Saturday, August 7, 2010

Craft: Polysyndeton and Asyndeton

A craft discussion from Dawn Marie Hamilton

So what are they? Diseases?

No. Rhetorical devices.

I probably should have learned about these writing techniques at some point during my education. But if I did, I don't remember. (Granted, it was a long time ago.)

Recently, I had fun taking Margie Lawson's Deep Editing workshop presented by WriterU, where polysyndeton and asyndeton were discussed along with other wonderful writing techniques. If you have a chance, do yourself a favor and take the Deep Editing workshop. And be prepared to work hard.

Rhetorical devises use language to create literary effect. Polysyndeton is the use of several conjunctions (And, Or) in close succession. Asyndeton is the opposite, where conjunctions are deliberately omitted. I like the rhythm the use of these techniques create.

Though I wouldn't use them in technical writing, they make quite an impact in fiction. Not something to use in abundance but to sprinkle throughout like a flavorful spice. Since taking the workshop, I've noticed the devices used in many of the books I read. And I've tried to use them in my stories.

An example of polysyndeton from my manuscript, Sea Panther:

The dank smells of stale beer and perspiration and moldy wood, mixed with a hint of urine, assaulted Kimberly as she entered the decrepit bar.

And an example of asyndeton from my manuscript, Just Beyond the Garden Gate:

He took in everything, missing naught, including the plaide wrapped around her shoulders clasped by a familiar brooch, the fabric clutched in a death grip by a delicate hand with elegant fingers, beautiful, unusual, enticing, each nail the color of oyster shells. He clearly imagined the sensual sensation of those fingernails grazing across his bare chest and more sensitive skin.

Both devices used in this excerpt from Just Beyond the Garden Gate, asyndeton in the first sentence and polysyndeton in the second:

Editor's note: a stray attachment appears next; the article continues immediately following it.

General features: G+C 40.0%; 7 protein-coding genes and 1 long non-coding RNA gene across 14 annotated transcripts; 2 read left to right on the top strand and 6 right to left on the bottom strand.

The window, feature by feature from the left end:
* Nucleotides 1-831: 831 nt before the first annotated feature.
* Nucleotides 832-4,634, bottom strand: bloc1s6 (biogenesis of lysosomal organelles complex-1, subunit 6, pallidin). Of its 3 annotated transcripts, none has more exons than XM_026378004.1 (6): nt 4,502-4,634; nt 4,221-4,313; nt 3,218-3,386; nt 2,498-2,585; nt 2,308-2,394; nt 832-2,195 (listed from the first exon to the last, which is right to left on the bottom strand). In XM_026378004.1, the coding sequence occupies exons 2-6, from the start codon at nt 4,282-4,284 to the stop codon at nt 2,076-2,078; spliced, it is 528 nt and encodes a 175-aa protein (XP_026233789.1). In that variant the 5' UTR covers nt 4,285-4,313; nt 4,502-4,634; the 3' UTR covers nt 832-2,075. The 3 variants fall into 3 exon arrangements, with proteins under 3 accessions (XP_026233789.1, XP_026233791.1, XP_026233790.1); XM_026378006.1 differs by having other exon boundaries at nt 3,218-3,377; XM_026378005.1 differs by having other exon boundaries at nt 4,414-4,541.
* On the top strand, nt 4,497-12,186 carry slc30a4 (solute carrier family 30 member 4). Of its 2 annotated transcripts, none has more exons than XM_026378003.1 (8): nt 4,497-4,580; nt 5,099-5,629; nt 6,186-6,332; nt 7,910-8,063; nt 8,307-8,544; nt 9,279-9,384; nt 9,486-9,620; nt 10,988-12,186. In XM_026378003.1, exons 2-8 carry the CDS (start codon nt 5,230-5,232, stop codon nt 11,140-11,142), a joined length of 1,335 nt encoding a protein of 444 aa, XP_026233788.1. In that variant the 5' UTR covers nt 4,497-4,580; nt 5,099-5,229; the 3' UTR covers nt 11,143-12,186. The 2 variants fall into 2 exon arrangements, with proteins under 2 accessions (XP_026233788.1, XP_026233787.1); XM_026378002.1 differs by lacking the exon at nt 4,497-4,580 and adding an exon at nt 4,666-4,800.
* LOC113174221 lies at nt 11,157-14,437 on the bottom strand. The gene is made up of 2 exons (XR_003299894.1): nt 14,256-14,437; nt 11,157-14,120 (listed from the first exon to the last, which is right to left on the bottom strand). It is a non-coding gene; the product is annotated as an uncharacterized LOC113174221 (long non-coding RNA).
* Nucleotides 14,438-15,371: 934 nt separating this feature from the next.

The vaporous mist wrapped around him, pressed against him, suffocated him. He inhaled deeply then recoiled, recognizing the exotic oriental scent, the fragrance of peony and freesia and sandalwood. That infuriating sithiche must have come out of hiding. That must be who spun the magic.

What rhetorical devices do you use in your writing? Share a sample with us.

9 comments:

Joan Leacott said...

Ooo, isn't Margie wonderful? All those lovely devices. Great examples, Dawn Marie. In my example, I've used an Allusion, or is it a Simile. "Everything in this house was old-fashioned, like that eighties TV series."

Dawn Marie Hamilton said...

Great, Joan! Thanks for stopping by and sharing.

Joanne said...

Dawn,
You took a class from one of my favorite writing instructors--Margie Lawson. I've learned so much from her. Thanks for sharing your new-found knowledge.

Dawn Marie Hamilton said...

Hi Joanne. I learned so much from Margie and I hope to take another of her workshops in the future. Thanks for dropping by.

Lisa Dale said...

I am in love with these new words. Thank you!!!

Dawn Marie Hamilton said...

Hi Lisa. I'm glad. Thanks for checking out my post.

Clarissa Southwick said...

I can never remember the names, but I love these techniques. Thanks for reminding us to use them.

Pat McDermott said...

Isn't it great when you find you've been using techniques you can barely pronounce all along? Love those words! Thanks for sharing what you've learned, Dawn.

Dawn Marie Hamilton said...

Clarissa and Pat, Thanks for stopping by.